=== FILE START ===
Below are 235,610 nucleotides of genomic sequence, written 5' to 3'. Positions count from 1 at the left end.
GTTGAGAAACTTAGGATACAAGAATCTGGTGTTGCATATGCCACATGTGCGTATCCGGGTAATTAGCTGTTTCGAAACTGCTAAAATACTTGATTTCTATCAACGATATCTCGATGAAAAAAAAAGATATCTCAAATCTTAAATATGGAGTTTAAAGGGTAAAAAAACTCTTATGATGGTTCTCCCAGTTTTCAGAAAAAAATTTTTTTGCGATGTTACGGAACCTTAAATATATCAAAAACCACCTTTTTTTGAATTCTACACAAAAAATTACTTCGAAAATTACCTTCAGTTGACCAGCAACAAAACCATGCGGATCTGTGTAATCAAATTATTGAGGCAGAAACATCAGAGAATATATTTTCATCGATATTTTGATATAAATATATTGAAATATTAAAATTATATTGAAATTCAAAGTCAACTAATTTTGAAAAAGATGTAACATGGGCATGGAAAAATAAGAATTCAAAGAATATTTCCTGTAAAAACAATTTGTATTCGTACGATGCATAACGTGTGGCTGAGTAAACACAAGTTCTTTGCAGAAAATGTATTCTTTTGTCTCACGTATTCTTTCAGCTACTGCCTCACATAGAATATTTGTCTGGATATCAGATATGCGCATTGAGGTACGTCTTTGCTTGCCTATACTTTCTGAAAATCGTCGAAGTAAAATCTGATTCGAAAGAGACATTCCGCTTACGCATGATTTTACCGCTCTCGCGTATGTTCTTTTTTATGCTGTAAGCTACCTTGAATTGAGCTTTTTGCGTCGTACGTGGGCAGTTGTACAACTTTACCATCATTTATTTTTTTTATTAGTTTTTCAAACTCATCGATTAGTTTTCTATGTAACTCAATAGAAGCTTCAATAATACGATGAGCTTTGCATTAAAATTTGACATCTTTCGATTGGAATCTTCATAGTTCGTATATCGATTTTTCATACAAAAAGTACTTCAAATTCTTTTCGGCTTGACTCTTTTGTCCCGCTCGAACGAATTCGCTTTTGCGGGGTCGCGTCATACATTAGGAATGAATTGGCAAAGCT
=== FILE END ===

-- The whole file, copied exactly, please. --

Below are 235,610 nucleotides of genomic sequence, written 5' to 3'. Positions count from 1 at the left end.
GTTGAGAAACTTAGGATACAAGAATCTGGTGTTGCATATGCCACATGTGCGTATCCGGGTAATTAGCTGTTTCGAAACTGCTAAAATACTTGATTTCTATCAACGATATCTCGATGAAAAAAAAAGATATCTCAAATCTTAAATATGGAGTTTAAAGGGTAAAAAAACTCTTATGATGGTTCTCCCAGTTTTCAGAAAAAAATTTTTTTGCGATGTTACGGAACCTTAAATATATCAAAAACCACCTTTTTTTGAATTCTACACAAAAAATTACTTCGAAAATTACCTTCAGTTGACCAGCAACAAAACCATGCGGATCTGTGTAATCAAATTATTGAGGCAGAAACATCAGAGAATATATTTTCATCGATATTTTGATATAAATATATTGAAATATTAAAATTATATTGAAATTCAAAGTCAACTAATTTTGAAAAAGATGTAACATGGGCATGGAAAAATAAGAATTCAAAGAATATTTCCTGTAAAAACAATTTGTATTCGTACGATGCATAACGTGTGGCTGAGTAAACACAAGTTCTTTGCAGAAAATGTATTCTTTTGTCTCACGTATTCTTTCAGCTACTGCCTCACATAGAATATTTGTCTGGATATCAGATATGCGCATTGAGGTACGTCTTTGCTTGCCTATACTTTCTGAAAATCGTCGAAGTAAAATCTGATTCGAAAGAGACATTCCGCTTACGCATGATTTTACCGCTCTCGCGTATGTTCTTTTTTATGCTGTAAGCTACCTTGAATTGAGCTTTTTGCGTCGTACGTGGGCAGTTGTACAACTTTACCATCATTTATTTTTTTTATTAGTTTTTCAAACTCATCGATTAGTTTTCTATGTAACTCAATAGAAGCTTCAATAATACGATGAGCTTTGCATTAAAATTTGACATCTTTCGATTGGAATCTTCATAGTTCGTATATCGATTTTTCATACAAAAAGTACTTCAAATTCTTTTCGGCTTGACTCTTTTGTCCCGCTCGAACGAATTCGCTTTTGCGGGGTCGCGTCATACATTAGGAATGAATTGGCAAAGCT